By Brian Gillespie, MLB Analyst (Sports Network)
2004 FINISH (89-73) - Third Place (NL Central)
KEY OFFSEASON ADDITIONS: C - Henry Blanco, OF - Jeromy Burnitz, RP - Chad Fox, INF/OF - Jerry Hairston Jr., RP - Stephen Randolph, RP - Scott Williamson.
KEY OFFSEASON SUBTRACTIONS: OF - Moises Alou, C - Paul Bako, SP - Matt Clement, RP - Kyle Farnsworth, OF - Tom Goodwin, OF - Ben Grieve, 2B - Mark Grudzielanek, SS - Ramon Martinez, RP - Kent Mercker, OF - Sammy Sosa.
PROJECTED LINEUP: Corey Patterson (CF); Derrek Lee (1B); Nomar Garciaparra (SS); Aramis Ramirez (3B); Jeromy Burnitz (RF); Todd Walker (2B); Todd Hollandsworth (LF); Mike Barrett (C)
PROJECTED ROTATION: Mark Prior (RHP); Kerry Wood (RHP); Greg Maddux (RHP); Carlos Zambrano (RHP); Glendon Rusch (LHP)
PROJECTED CLOSER: Joe Borowski (RHP)
MANAGER: Dusty Baker
Wrigley Field will have a different feel to it this season, as Slammin' Sammy Sosa, the face of the Chicago Cubs' franchise for 13 years, won't be there to do his daily sprint out to right field.
While it was sad for the franchise and its fans to see Sosa go, it doesn't necessarily mean that jettisoning him to Baltimore was a bad thing. In fact, it was simply the best thing that Cubs general manager Jim Hendry could have done.
Sosa had bowed out early on his team in the 2004 season finale and complained about being moved down in the lineup by Dusty Baker, forcing the club's hand. It didn't help that his skills seemed to be quickly diminishing last season, as his batting average fell 20 points to .253 in the final two months of the campaign. Sosa also played in just 126 games due to injury, his lowest total since 1992 when he was still with the Chicago White Sox.
Despite making many enemies in the clubhouse and struggling with his consistency, Sosa still belted 35 homers and knocked in 80 runs. Chicago will need offseason signee Jeromy Burnitz to ease the pain of losing Sosa's powerful bat with a solid season in right field.
Jerry Hairston Jr., the lone major league-ready piece that came to Chicago in the Sosa deal, will challenge for playing time in the outfield while spelling Todd Walker at second base. Hairston saw action in 86 games for Baltimore last season, recording a pair of homers, 24 RBI and a .303 batting average.
Outside of the returning Corey Patterson in centerfield, the Cubs' outfield will look much different this season. Veteran leftfielder Moises Alou has moved on to San Francisco, leaving veteran Todd Hollandsworth, Hairston and Jason Dubois to pick up the pieces. Alou takes his .293 average, 39 homers and 106 RBI with him.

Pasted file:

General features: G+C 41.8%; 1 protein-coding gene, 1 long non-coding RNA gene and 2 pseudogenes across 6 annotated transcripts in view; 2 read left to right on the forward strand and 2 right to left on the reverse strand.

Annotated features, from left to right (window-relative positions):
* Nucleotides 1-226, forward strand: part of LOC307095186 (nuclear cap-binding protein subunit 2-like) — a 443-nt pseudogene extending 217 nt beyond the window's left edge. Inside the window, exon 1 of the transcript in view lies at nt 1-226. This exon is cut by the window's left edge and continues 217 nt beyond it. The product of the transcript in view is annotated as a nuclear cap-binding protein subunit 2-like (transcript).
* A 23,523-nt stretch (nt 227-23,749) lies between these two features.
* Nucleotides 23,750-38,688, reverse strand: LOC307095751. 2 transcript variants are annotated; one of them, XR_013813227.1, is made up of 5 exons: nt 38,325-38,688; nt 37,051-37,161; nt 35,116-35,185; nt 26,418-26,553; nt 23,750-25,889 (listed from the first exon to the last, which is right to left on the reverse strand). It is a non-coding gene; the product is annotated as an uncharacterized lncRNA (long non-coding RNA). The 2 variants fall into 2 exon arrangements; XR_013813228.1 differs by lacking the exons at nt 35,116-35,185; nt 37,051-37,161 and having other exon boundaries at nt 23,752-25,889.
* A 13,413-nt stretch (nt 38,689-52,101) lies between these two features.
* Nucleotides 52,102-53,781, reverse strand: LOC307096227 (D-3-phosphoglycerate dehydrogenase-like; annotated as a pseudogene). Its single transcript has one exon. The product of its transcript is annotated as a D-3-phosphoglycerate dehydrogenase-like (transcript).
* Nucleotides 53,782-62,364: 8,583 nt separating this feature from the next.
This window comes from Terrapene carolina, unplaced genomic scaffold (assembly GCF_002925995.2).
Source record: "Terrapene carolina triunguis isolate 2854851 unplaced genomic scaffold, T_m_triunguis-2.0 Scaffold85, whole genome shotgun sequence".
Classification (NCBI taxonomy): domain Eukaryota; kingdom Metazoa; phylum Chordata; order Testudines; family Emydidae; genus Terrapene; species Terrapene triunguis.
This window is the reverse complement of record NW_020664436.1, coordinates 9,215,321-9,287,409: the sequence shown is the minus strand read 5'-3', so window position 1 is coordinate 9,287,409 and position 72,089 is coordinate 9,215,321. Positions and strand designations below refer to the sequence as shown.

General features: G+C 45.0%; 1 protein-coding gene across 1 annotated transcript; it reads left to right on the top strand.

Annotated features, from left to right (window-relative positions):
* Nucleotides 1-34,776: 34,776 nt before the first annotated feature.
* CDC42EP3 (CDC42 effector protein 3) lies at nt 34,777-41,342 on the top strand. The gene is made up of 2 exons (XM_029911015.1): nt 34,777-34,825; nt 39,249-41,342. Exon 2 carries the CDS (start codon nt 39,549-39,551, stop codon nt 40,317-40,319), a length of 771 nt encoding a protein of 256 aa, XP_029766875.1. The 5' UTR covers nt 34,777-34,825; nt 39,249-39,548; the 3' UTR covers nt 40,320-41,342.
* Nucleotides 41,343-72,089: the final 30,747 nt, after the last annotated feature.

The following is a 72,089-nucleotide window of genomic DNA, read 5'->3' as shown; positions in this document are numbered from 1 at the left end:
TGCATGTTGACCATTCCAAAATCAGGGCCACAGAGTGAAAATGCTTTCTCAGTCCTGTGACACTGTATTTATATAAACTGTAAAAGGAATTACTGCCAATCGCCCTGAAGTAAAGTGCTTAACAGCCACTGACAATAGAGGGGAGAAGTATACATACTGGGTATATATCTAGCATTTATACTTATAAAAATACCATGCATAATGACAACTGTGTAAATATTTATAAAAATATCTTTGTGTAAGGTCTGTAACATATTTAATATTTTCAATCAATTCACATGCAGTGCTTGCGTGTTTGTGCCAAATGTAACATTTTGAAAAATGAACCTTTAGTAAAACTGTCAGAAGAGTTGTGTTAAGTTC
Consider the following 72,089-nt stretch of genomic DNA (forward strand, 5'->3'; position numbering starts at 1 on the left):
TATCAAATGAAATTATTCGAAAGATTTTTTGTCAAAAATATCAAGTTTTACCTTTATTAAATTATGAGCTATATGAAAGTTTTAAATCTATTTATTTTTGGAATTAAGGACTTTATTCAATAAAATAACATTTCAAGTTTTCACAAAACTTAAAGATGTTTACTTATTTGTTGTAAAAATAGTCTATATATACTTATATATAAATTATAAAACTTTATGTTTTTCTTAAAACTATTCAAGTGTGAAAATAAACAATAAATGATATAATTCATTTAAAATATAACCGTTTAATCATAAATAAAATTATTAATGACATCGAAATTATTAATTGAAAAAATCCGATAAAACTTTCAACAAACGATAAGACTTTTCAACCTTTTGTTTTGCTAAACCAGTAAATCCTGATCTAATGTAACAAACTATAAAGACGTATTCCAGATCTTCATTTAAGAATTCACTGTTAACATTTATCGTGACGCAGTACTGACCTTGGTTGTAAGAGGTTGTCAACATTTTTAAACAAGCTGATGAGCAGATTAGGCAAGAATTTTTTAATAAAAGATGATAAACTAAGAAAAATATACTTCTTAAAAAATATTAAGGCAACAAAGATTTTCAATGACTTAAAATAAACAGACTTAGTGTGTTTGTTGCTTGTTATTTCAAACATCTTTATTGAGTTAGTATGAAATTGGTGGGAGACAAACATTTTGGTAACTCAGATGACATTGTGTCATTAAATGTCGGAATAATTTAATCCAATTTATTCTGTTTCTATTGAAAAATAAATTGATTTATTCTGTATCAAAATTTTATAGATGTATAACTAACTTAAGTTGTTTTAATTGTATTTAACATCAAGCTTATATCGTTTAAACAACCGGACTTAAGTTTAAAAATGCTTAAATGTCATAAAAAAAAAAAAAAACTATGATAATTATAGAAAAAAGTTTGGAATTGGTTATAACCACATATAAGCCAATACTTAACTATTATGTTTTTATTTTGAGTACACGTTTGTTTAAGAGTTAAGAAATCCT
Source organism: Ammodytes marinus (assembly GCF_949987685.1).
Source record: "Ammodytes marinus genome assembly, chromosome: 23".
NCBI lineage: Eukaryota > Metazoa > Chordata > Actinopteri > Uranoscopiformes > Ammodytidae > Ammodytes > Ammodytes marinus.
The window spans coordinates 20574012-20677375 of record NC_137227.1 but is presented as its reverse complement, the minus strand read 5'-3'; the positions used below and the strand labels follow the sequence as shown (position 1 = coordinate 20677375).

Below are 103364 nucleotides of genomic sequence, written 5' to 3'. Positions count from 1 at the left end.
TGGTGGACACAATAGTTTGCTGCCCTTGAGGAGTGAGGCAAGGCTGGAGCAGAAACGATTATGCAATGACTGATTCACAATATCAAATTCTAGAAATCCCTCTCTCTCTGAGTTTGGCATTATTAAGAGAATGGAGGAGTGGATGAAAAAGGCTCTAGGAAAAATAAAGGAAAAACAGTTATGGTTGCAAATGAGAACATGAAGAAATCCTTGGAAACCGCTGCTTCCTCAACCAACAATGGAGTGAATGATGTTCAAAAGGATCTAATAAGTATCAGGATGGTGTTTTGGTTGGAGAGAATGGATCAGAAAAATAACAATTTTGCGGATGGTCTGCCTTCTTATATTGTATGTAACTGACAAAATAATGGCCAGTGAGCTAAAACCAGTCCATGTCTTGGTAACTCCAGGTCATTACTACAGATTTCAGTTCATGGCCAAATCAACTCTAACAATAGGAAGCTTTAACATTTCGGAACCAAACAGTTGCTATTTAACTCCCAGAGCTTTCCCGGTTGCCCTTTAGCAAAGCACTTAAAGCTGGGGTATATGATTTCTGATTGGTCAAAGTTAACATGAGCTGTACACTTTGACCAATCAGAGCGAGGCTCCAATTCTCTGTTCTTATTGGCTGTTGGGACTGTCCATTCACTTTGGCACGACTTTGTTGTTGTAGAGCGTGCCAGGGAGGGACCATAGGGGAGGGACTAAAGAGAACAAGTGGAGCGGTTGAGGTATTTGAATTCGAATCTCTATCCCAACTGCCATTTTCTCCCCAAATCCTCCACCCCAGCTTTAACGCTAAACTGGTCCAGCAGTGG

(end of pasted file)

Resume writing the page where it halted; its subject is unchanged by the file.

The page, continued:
The Cubs' rotation will be a bit thinner this season as well with the exit of hard-throwing youngster Matt Clement. With Clement in Boston, the Cubs will be forced to rely on lefthander Glendon Rusch to become their fifth starter. Rusch did a nice job in a spot starting role last season, but he's not on the level of Clement.
Young righthander Sergio Mitre may be leaned on to do more than his fair share this year, as it appears duel aces Mark Prior and Kerry Wood aren't going to be able to stay healthy. Prior struggled with inflammation in his right elbow in spring training, while Wood was ailing with tightness in his pitching shoulder. To make matters worse, closer Joe Borowski suffered a non-displaced fracture near his right wrist late in spring training and could be out until early May.
The left side of the Cubs' infield is the clear strength of their team with Aramis Ramirez at third and Nomar Garciaparra at shortstop. Ramirez became the team leader last season, tallying a .318 average with 36 homers and 103 RBI. For his efforts, Ramirez earned an impressive one-year contract worth $8.95 million.
Meanwhile, Garciaparra, once thought of as the cream of the crop at shortstop in the league, has been relegated to excepting a one-year, $8.25 million deal. Garciaparra and his agent had wanted a long-term deal in free agency, but chose to take the short contract in hopes of skyrocketing his value after this season. After being dealt from Boston to the Cubs before the deadline last season, Garciaparra hit .297 with four homers and 20 RBI.
Garciaparra and current Cubs second baseman Todd Walker know each other well, as the two of them played for Boston in 2003. Walker, known much more for his bat than his defensive prowess, didn't have his best season at the plate last year, posting his worst batting average (.274) since 2000 as a backup to Mark Grudzielanek. The Bakersfield, CA native did hit 15 homers and knock in 50 runs.
Chicago first baseman Derrek Lee is not an easy out either, as he hit .278 with 32 homers and 98 RBI last season. Lee, an eight-year veteran, has registered 30-plus homers the last two seasons and 20 or more in five consecutive campaigns.